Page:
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What does “delight” really mean?

by | 27 Oct 2020 | Design Thinking, Service design, UX design

You may notice that we say we create delightful experiences or we aim to delight customers a lot, but what do we mean by this? It’s more than just an adjective to make the experience seem better than normal. It has meaning. Well, it actually has two meanings and this can sometimes cause confusion. 

The first is an emotional delight that comes from good looking visuals or surprising animations. There is no better word for this other than delightful, but so that we don’t confuse it with the second delight, we often call it something like “the fairy-dust” or the sparkle. This sparkle doesn’t add to the functionality, or arguably even the usability to the interface, but they do make a world of difference to the experience. Happy people stay longer, concentrate more and remember your brand better. 

The other delight is that of BJ Fogg’s diamond of user delight. It’s not just visual or emotional, it’s about one’s expectation being exceeded. This delight is experienced if a task is easier than expected or the outcome (the value) of doing it is more than expected. I have redrawn his diamond of delight into something that I can understand and explain a bit better. What I love about this one is that it shows that if you just meet customer’s exception, their reaction will be natural. It was as difficult as they expected and got what they expected. No real impact was made.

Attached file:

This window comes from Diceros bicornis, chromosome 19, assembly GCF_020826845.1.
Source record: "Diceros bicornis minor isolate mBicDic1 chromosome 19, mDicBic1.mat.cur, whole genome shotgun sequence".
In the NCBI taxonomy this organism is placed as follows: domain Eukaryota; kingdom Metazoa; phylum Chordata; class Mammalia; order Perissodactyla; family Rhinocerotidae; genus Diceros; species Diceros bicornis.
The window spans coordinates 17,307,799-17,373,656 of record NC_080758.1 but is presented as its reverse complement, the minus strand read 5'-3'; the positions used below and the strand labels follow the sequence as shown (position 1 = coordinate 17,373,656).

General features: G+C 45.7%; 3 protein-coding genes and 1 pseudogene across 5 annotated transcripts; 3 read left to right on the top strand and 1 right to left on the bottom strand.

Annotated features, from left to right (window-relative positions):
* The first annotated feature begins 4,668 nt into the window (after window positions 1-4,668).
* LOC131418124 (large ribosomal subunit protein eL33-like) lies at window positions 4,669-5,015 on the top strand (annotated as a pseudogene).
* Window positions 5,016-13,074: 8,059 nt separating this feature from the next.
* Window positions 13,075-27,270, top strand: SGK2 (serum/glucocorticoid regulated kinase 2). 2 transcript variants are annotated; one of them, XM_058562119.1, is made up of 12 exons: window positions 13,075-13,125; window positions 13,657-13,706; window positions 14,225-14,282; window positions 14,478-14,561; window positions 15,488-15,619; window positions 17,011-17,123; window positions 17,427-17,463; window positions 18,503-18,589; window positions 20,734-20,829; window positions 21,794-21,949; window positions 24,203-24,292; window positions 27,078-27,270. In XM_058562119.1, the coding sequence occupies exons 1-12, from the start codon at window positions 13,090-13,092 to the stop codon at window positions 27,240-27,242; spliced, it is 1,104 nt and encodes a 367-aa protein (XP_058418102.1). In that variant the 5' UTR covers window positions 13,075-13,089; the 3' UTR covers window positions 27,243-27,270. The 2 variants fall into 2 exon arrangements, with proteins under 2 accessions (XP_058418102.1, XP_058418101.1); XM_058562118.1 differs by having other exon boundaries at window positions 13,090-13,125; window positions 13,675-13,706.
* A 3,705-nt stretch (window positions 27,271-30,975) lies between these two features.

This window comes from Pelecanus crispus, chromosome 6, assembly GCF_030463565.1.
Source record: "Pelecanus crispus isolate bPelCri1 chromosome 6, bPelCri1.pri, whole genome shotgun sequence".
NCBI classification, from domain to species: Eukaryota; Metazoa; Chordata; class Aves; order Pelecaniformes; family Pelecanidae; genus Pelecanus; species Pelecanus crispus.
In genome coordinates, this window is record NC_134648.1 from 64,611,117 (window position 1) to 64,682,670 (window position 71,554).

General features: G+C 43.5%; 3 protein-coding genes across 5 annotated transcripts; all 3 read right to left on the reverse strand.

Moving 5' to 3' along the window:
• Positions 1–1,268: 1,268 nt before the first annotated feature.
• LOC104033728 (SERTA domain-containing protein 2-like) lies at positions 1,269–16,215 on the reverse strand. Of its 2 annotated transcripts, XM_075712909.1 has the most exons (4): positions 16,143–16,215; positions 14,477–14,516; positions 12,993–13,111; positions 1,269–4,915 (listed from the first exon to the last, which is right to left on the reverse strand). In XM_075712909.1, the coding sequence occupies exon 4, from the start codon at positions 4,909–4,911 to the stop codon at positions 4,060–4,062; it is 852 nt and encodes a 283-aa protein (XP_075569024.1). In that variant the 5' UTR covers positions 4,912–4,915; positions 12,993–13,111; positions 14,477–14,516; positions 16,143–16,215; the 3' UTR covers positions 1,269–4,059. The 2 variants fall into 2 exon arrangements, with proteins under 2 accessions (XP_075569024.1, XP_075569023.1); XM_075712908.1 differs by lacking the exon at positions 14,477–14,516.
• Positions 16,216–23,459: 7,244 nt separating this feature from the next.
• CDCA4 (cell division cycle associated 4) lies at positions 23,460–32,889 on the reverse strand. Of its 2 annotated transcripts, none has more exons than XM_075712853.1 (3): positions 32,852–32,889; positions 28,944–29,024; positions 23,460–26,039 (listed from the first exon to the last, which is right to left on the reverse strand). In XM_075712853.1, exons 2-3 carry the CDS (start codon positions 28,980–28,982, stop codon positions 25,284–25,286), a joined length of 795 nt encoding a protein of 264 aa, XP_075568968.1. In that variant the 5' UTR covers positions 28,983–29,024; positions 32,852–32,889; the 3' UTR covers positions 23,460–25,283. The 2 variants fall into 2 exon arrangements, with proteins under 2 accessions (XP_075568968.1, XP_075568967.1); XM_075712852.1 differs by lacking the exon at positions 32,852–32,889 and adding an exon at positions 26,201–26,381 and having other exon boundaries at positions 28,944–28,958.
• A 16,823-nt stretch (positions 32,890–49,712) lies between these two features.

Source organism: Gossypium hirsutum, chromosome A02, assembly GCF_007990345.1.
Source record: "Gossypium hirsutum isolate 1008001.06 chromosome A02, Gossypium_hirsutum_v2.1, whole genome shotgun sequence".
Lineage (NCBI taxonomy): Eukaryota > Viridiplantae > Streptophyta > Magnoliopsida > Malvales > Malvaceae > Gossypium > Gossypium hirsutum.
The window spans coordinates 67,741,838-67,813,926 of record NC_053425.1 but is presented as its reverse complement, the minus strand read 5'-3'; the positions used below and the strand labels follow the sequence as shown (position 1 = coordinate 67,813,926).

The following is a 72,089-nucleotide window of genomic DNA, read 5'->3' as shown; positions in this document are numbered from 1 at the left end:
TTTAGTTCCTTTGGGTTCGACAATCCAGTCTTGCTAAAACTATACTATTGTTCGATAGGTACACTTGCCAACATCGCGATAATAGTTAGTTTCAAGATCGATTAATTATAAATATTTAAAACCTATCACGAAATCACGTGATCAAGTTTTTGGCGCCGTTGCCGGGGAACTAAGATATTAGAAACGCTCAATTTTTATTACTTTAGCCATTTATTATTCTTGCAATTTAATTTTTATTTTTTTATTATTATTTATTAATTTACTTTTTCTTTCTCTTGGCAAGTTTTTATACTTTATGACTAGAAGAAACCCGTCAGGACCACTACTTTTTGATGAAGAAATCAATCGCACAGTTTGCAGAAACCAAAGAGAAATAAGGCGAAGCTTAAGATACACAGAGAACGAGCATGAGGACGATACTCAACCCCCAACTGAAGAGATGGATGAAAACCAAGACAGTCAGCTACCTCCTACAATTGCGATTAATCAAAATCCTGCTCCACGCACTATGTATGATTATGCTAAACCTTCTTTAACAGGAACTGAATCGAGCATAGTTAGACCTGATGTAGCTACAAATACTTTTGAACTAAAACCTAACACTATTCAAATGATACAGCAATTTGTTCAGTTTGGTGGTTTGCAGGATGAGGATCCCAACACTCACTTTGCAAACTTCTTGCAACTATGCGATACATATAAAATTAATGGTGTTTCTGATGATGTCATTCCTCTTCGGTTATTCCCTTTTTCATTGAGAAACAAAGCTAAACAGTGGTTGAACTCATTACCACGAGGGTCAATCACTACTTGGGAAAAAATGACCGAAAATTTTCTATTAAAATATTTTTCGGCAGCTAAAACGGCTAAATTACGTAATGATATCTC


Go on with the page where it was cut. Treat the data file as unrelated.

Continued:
BJ Fogg's diamond of delight
A different configuration of BJ Fogg’s Diamond of user Delight

 

Both delights have to do with exceptions and surprise, but each is tackled very differently. BJ Fogg’s delight needs to be baked into the functionality of the software. Into its reason for being. We need to truly understand customer’s goals and work out how to exceed them today, and tomorrow. The fairy-dust delight comes a little later, in the visual design of the animations and the UI. As decent UX becomes more common and expected, we see a lot of designers falling back on the fairy-dust delight to be the differentiator. It’s easy, quick to implement, and the customer’s reaction is much faster. It really works to get initial engagement, but the overall experience will still win in getting returning customers. When designing new experiences or iterating on existing ones, we need to ensure that we take into account both delights ensure we are taking advantage of both.